Exclusives
FacebookTwitterLinkedInGoogle+RSS Feed
Fire EMSEMS TodayEMS Insider

Controversy: Should Paramedics & EMTs Be Eyes for Police?

2Wk2Feb-PT-poll

JEMS.com Editor_s Note:„ Read the following story and tell us how you feel about it by answering the poll to the right.

Under a trial program with the Department of Homeland Security (DHS), fire and„EMS responders in several major cities are being trained to watch for suspicious activities and report them to authorities. But in a story that appeared in newspapers nationwide in November, Associated Press (AP) noted that such programs raise ˙concerns about [fire and„EMS responders_] standing as American icons and infringing on people_s privacy.Ó

On the positive side: Paramedics and firefighters -- unlike police -- don_t need warrants to enter people_s homes, which allows them to spot such things as gun caches, surveillance equipment, bomb-making materials and/or behaviors that could be signs of an impending terrorist attack. ˙We_re here to help people, and by discovering these types of events we_re helping people,Ó FDNY Chief Salvatore Cassano told AP.

On the other hand: This new role could endanger EMTs and firefighters if the public begins seeing them as arms of law enforcement. This concerned former JEMS Founder and Publisher Jim Page, who took a strong stand against using paramedics or ambulances as a covert way for law enforcement to gain entrance to a crime scene. In fact, the same week in November that AP broke the story about DHS training fire and EMS responders to watch for terrorists, someone threw a chunk of wood at an ambulance in„North Bellmore,„N.Y., shattering a window and injuring the driver. ˙Police said they believe the ambulance was targeted because the outside of the vehicle is covered with police logos,Ó AP reported.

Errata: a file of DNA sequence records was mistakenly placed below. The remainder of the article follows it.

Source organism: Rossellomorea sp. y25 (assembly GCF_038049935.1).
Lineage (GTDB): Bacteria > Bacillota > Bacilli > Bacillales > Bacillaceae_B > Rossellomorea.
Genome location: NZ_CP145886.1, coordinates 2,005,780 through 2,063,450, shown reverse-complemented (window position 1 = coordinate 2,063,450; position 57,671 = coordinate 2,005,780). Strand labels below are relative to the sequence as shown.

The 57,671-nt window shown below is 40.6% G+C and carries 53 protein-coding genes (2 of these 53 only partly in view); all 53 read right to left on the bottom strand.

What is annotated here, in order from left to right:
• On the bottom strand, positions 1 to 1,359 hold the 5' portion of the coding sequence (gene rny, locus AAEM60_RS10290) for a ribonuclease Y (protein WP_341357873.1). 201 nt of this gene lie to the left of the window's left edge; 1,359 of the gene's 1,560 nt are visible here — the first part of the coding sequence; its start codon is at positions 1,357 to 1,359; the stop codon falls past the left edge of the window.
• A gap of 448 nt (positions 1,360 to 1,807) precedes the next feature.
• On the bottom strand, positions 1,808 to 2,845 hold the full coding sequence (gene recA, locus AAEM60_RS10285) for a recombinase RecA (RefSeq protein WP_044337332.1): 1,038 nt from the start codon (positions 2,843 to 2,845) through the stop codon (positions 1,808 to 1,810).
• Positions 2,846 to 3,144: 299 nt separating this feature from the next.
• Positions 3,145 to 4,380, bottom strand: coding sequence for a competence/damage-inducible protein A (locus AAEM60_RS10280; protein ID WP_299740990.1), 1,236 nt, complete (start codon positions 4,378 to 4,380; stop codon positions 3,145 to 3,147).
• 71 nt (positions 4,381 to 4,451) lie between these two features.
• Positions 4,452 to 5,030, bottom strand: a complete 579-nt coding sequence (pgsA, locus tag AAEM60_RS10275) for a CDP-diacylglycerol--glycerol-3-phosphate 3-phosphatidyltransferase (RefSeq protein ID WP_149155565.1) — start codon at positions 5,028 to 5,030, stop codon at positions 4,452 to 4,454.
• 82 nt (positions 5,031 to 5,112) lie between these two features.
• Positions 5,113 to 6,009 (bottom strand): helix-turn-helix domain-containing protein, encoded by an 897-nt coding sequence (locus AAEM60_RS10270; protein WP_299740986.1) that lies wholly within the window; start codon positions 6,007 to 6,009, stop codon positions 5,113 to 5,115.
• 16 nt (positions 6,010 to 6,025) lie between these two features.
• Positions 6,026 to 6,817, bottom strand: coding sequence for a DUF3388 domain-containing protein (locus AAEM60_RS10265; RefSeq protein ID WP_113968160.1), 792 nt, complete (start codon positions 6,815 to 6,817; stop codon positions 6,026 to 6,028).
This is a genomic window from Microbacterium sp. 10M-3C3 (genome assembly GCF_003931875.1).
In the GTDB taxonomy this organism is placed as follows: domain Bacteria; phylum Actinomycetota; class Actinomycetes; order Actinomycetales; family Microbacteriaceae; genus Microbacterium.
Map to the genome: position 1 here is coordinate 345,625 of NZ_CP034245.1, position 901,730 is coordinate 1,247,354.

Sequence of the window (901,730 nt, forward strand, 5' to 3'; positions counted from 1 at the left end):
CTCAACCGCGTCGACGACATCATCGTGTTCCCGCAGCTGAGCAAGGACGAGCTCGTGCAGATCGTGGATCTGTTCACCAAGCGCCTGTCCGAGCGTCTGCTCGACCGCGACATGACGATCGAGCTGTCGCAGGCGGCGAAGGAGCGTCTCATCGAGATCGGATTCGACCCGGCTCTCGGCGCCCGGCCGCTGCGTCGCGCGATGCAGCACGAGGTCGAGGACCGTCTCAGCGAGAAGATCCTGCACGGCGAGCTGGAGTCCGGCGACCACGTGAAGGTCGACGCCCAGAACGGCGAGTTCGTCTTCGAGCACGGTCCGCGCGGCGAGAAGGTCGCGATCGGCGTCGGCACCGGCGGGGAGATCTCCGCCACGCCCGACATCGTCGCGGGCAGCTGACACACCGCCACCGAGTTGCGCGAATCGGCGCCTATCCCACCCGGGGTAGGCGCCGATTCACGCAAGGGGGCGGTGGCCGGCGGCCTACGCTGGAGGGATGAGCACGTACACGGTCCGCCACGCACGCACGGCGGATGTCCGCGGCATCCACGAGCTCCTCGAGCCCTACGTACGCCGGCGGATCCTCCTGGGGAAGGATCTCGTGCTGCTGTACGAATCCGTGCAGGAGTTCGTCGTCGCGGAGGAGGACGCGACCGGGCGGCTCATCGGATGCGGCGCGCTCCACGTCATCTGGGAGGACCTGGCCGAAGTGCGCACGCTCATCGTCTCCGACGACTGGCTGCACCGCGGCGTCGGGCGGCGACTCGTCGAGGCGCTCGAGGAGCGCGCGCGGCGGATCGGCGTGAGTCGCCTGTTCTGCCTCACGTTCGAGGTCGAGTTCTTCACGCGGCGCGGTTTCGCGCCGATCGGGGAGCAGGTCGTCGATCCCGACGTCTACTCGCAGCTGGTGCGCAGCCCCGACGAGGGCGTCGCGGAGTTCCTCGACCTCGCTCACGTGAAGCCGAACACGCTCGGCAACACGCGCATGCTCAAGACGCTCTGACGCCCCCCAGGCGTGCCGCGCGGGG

When asked about the program, Mike German, a former FBI agent who now works for the American Civil Liberty Union, said the idea was reminiscent of the Bush Administration_s 2002 proposal to have letter carriers, telephone repair people and others, with access to private homes report suspicious behavior. ˙Americans universally abhorred that idea,Ó he told AP.

What do you think?„Would you want to be trained to watch for potential terrorists and expected to report suspicious people or materials you spot in a patient_s home?

RELATED ARTICLES

Understanding Why EMS Systems Fail

Learn to recognize trigger points that could ruin your system.

West River Ambulance Receives New Rig

West River Ambulance in Hettinger, ND recently received a much-needed upgrade from their 1992 rig. A 2014 Ford/AEV Type III Custom Conversion rig with a 6.8 ...

Unlikely Pairing Leads to Health Care Education Wins

The University of Texas Health Science Center at Houston (UTHealth) School of Nursing and Harris County Emergency Corps (HCEC) have formed an unlikely pairin...

Know When and How Your Patient Can Legally Refuse Care

Refusal of care straddles the intersection of ethical, legal and scientific domains of prehospital practice.

Reflecting on 35 Years of Innovation in JEMS

Take a walk through the last 35 years of EMS in JEMS.

Readers Sound Off About Glove Use After Patient Care

How often are you susceptible to potentially unclean surfaces?

Features by Topic

JEMS Connect

CURRENT DISCUSSIONS

 
 

EMS BLOGS

Blogger Browser

Today's Featured Posts

Featured Careers